A restraining order is a civil court order intended to protect a victim from harassment, violence, abuse, etc. When an applicant is granted a temporary restraining order, a hearing is held where the court decides whether the implementation of a final restraining order (FRO) is warranted. In New Jersey, there are domestic violence restraining orders and sexual assault restraining orders. Domestic violence orders apply exclusively when the individuals have a current or past intimate relationship. Sexual assault orders apply when there are allegations of non-consensual sexual contact, assault or lewdness.
Because restraining orders are civil matters, the standard for proving the allegations is by a preponderance of the evidence. In many states, final restraining orders extend for a specified time period or may be subject to renewal. This is not the case in New Jersey, as a court order is required to dismiss or terminate it.
Second Chance Dismissal
According to N.J.S.A. 2C:25-29, provisions exist that allows for a “second chance” or for “forgiveness.” A final order may be “dissolved or modified” if the proper cause can be shown. Any such change is only to be made by the judge that implemented the original order. When this is not possible, another judge may do so after reviewing a “complete record” of the original hearing(s). The courts clearly addressed the requirements for a dismissal in the case of Carfagno v Carfagno (1995).
Understanding the Role of the Court
The principal goal of the court is to ensure the protection of victims in these matters; therefore, any request to terminate a FRO is heavily scrutinized. New Jersey's Protection of Domestic Violence Act (PDVA) does not allow for any automatic termination of a FRO. This places the perpetrator under an ongoing risk of criminal charges for any FRO violation and other adverse consequences associated with a FRO.
Factors Courts Consider in Determining Whether to Dismiss an Order
The Carfagno case outlined a series of 11 considerations to guide the courts regarding whether “good cause” for dismissal exists:
- The victim's opinion regarding whether the order should be lifted
- Does the victim still fear the defendant? If so, the court must determine if this fear is “objectively reasonable”
- The status of any relationship between the parties currently
- Whether there have been any violations of the order—known as contempt charges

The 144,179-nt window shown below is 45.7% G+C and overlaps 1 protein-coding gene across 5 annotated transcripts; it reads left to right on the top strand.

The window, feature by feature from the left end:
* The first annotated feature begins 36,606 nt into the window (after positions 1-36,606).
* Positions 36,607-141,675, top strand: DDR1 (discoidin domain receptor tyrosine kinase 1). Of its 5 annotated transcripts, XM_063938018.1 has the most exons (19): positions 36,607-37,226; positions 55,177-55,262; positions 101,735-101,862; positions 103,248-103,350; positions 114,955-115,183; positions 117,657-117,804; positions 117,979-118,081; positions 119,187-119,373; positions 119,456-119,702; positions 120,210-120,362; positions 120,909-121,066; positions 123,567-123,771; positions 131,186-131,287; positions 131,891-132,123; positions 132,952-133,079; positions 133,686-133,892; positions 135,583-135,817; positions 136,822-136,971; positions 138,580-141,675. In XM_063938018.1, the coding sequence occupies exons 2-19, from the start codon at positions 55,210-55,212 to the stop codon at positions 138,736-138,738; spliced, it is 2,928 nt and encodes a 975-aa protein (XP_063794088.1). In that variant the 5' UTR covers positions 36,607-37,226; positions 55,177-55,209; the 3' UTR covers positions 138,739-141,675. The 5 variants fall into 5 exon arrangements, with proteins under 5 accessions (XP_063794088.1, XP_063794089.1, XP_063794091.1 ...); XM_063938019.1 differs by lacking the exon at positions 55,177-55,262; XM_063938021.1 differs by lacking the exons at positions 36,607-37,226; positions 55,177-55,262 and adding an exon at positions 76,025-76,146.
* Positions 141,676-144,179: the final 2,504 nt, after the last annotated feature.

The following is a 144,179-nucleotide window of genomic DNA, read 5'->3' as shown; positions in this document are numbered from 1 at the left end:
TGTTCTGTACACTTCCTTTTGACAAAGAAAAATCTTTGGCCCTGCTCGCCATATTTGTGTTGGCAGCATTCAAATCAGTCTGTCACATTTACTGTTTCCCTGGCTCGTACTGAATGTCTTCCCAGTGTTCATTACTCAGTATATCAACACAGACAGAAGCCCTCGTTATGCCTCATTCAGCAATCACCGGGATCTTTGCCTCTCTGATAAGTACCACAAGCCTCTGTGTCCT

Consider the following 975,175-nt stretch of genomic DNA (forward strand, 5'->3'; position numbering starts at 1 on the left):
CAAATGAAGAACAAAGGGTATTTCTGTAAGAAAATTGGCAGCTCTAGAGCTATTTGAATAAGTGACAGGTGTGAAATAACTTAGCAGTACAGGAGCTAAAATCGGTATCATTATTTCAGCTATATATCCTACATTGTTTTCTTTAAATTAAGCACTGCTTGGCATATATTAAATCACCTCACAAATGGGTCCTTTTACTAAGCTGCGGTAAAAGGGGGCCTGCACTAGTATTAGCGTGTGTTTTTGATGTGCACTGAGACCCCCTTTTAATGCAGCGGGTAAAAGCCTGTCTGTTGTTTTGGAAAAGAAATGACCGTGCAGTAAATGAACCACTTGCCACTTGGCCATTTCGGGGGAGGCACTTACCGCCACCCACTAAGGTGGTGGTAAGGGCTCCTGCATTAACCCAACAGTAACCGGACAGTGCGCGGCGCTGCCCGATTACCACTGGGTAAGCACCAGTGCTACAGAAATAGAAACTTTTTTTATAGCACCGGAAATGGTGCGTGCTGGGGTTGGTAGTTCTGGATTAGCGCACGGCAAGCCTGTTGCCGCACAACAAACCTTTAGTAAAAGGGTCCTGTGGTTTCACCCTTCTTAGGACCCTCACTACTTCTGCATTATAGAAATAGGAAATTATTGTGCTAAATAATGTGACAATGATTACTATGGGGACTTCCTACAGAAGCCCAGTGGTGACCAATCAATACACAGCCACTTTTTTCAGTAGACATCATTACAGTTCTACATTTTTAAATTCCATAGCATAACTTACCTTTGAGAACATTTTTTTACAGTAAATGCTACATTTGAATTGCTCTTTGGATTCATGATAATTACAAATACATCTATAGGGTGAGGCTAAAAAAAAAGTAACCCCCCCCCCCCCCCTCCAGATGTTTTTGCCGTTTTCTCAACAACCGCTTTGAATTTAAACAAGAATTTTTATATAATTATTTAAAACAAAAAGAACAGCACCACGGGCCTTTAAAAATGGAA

- Any involvement with drugs and alcohol
- Any other incidents of violence committed by the perpetrator
- Whether the perpetrator completed any orders for counseling
- The perpetrator's current age and health
- The “good faith” of the victim
- Any other restraining orders against the perpetrator
- Other reasonable factors at the discretion of the court
Number of Years That Have Passed
The length of time that a FRO has been in place has a relatively minor impact on a court's decision to dismiss or not. The decision should be primarily focused on original events, any changes in circumstances since that time, and the perceived risk regarding the victim's safety.
Reconciliation Between Parties
In 1990, a trial court became aware that the parties have resumed a sexual relationship and deemed this to constitute a waiver of rights regarding the order. An appeals court disagreed and stated that reconciliation alone was not sufficient grounds for termination. In these instances, the courts are encouraged to consider the likelihood that the perpetrator may repeat their prior behavior.
Importance of Legal Representation
Individuals who are the subject of a temporary restraining order should promptly retain seasoned defense counsel to represent them in their upcoming hearing. The same applies to those who are currently subject to a final restraining order that is seeking to have the order dismissed. Your attorney may create an effective strategy that can improve the outcomes in both scenarios.
New Jersey Attorney for Restraining Orders
Attorney Joseph D. Lento has a firm understanding of how the courts in New Jersey make assessments and determinations relating to civil protection orders. For a consultation, contact the office today at (888) 535-3686.